One day I was sitting at work shredding papers, when I began praying about the date Ethan and I had planned for the evening.
“LORD, help me take my guard down” I had prayed, “show me how to be unguarded with Ethan,” I paused a beat before continuing my prayer, “…I hate that,” I admitted to the LORD after a moment’s reflection, “I hate that word, unguarded.”
In my mind unguarded looked like dropping my shield and being suddenly and irrevocably exposed. What’s more, it felt like a duty, like something I was expected to do to earn his love. I kept picturing a dejected soldier, shoulders slumped forward, a gray oppressive sky overheard, and a resigned shield-drop that meant certain death. “I do care for him, LORD, I just don’t want to be exposed like that. Isn’t there way for me to open my heart to him and still feel protected?”
And as I sat there shredding papers, the LORD spoke to my heart, and I heard the words “How about unveiled?”
Unveiled. The word hit me in a completely different way than unguarded. Instantly, as soon as He had suggested this new word, I thought of the verse that says, “We all with unveiled face, beholding the glory of the Lord…” (2 Corinthians 3:18).
No longer did I see myself as the defeated solider standing in the carnage of battle. With the Word unveiled, my spirit was transported to the secret chamber, the most holy place. The light shifted from oppressive gray to a honey-gold glow. I imagined unveiling my myself, not just to Ethan, but to God too—giving both of them my heart, not as a duty, but as a gift. To see and be seen. To know and be known. All that I am, all that I kept veiled, was mine to give, not in order to earn love, but because I loved. I trusted Ethan with my heart, he would handle it well. And now that the Lord had exchanged my shoulder-slumped-solider-stance-of-one-resigned-to-die for the posture of a lover, inviting my beloved further into greater joy and love and intimacy, I finally had the courage I needed to open my heart and let him in.
On our date that night, in an evening the provided more fun than I knew a human being could have, and following a valiantly unveiled conversation, Ethan held me close and told me he loved me for the first time. And I loved him back. I might not have been able to let my heart go there if it hadn’t been for the picture God had given my earlier in the day, a picture that took my broken inner world and rearranged it into something right.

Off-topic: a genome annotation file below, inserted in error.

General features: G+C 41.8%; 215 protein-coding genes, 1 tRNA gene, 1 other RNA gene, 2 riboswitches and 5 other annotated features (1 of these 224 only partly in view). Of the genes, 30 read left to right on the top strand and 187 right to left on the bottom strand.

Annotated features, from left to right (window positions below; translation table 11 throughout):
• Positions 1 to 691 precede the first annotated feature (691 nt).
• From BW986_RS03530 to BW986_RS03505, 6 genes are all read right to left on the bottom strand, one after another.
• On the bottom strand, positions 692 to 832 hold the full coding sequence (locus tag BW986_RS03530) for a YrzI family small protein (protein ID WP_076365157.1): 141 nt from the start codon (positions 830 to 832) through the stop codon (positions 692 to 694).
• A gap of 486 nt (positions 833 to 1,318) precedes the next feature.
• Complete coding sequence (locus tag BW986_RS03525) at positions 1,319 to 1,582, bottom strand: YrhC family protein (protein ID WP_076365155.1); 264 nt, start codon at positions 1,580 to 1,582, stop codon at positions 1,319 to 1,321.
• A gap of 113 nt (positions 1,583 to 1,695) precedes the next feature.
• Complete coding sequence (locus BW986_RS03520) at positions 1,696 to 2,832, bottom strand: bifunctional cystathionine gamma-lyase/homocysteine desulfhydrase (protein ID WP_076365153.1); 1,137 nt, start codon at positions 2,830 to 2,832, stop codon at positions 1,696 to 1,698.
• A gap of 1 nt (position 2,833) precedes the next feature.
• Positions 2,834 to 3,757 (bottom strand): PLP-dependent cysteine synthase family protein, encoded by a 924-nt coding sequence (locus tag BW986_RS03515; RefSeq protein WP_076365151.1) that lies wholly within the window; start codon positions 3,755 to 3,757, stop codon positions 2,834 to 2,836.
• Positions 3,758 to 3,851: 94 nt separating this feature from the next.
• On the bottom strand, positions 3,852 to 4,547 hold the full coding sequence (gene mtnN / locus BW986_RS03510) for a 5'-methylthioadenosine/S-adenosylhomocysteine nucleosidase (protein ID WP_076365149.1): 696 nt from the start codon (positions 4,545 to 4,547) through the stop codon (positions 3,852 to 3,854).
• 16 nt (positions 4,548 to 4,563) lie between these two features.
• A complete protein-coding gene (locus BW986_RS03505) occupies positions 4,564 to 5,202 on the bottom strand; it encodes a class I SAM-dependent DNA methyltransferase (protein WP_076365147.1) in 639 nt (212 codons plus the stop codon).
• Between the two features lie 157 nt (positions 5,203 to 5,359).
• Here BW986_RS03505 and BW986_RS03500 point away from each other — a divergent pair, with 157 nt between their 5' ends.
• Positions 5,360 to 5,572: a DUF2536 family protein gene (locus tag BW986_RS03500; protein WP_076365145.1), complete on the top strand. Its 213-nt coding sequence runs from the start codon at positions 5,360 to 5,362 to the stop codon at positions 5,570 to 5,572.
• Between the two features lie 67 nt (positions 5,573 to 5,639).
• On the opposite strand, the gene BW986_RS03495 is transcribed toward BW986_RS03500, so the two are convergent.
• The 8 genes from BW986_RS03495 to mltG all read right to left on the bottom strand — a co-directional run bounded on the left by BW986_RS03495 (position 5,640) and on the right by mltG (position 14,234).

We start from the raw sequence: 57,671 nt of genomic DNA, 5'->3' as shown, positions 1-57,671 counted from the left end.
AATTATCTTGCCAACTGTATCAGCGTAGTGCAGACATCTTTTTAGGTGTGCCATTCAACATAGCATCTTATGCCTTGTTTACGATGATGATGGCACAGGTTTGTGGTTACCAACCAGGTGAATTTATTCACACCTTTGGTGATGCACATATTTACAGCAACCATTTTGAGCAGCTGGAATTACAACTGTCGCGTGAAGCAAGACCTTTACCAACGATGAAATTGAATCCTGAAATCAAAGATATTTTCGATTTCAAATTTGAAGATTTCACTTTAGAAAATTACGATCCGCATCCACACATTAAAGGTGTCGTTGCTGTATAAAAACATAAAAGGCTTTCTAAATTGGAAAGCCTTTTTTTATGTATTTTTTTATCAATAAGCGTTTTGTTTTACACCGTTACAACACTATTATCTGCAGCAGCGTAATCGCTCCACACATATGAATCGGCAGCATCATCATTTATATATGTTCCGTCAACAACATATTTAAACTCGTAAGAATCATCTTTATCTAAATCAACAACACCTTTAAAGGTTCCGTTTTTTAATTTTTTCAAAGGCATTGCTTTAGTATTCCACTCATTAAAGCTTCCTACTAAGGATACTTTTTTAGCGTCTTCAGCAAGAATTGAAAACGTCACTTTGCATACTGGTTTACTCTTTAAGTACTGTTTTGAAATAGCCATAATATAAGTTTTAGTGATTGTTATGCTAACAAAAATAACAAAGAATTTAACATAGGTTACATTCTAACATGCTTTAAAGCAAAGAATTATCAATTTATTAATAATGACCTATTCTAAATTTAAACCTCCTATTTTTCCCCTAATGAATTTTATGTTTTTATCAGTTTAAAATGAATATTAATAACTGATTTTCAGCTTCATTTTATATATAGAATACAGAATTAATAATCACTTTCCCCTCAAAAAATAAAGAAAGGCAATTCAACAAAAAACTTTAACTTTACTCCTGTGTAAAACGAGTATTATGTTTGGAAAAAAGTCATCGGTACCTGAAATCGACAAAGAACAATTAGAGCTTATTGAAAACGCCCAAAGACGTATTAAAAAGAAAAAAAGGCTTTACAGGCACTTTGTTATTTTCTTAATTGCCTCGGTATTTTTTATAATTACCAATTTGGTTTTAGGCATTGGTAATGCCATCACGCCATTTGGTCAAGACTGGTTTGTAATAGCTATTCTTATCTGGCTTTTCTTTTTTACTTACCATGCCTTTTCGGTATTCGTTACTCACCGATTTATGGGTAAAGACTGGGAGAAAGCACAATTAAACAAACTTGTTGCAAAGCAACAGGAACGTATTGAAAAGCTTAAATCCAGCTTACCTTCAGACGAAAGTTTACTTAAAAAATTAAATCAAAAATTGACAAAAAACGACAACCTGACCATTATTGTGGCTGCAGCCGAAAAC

Yes, my God is brilliant in all realms of life, and romance is no exception. The Holy Spirit makes an amazing dating coach–His brand of love puts all others to shame.
And as was true to our pattern, God had scheduled me for a conference immediately following every new level of intimacy Ethan would lead me into. First the introduction, and then the first date, and now this. Less than 24 hours after Ethan had first said, “I love you,” I was on the road for a rendezvous with my God, this time, I was sure that He was planning on speaking to my heart about Ethan.
I didn’t know what the theme of this conference would be—no one knew until we got there and the speaker walked out and said, “the word God gave me for this gathering is ‘covering’,” my interest was piqued. Covering… sounded a bit like a veil. Could this conference possibly unpack this idea of unveiling a bit more.
As the speaker went on, my heart accelerated into thrilled palpitations—I could barely stay in my seat as she began to explain this theology of covering and uncovering or veiling and unveiling that is seen throughout Scripture from beginning to end. She explained that God wants to cover us, to dignify and to shield, but we can only be covered by Him for that which we have uncovered before Him. Like God clothing Adam and Eve in the aftermath of the Fall, He wanted to clothe me with love and Christ and a garment of praise. Like God being Abraham’s shield, He wanted to protect me, if only I would trust Him enough to get under His covering.
Throughout that conference God began to show me that this idea of unveiling my heart before someone trusted who loved me wasn’t just intimacy, but it actually would put me in position to best be protected. I began to see that dynamic that God wrote into the male-female story was indeed a picture of His own heart.
I thought again of 2 Corinthians 3:13 ” we all with unveiled face beholding the glory of the Lord”, if I did not unveil myself to God, I would not be able to see Him with clarity—to behold His glory. And it followed, if I did not unveil my heart to my earthly man, I would always see him through a sheen of fear and shame. I needed to behold him unveiled, brave, vulnerable to one day get under his covering in loving, trusting submission.
God was just getting started. Each of these defining moments with Ethan, and each of the three weekend getaways with God that followed were working together to shape our story, to form my heart into one that God could entrust a very certain calling to.
“The kingdom of God is like this,” He said. “A man scatters seed on the ground; he sleeps and rises—night and day, and the seed sprouts and grows—he doesn’t know how. The soil produces a crop by itself—first the blade, then the head, and then the ripe grain on the head. But as soon as the crop is ready, he sends for the sickle, because the harvest has come.”
-Jesus Christ, the Gospel of Mark, Chapter 4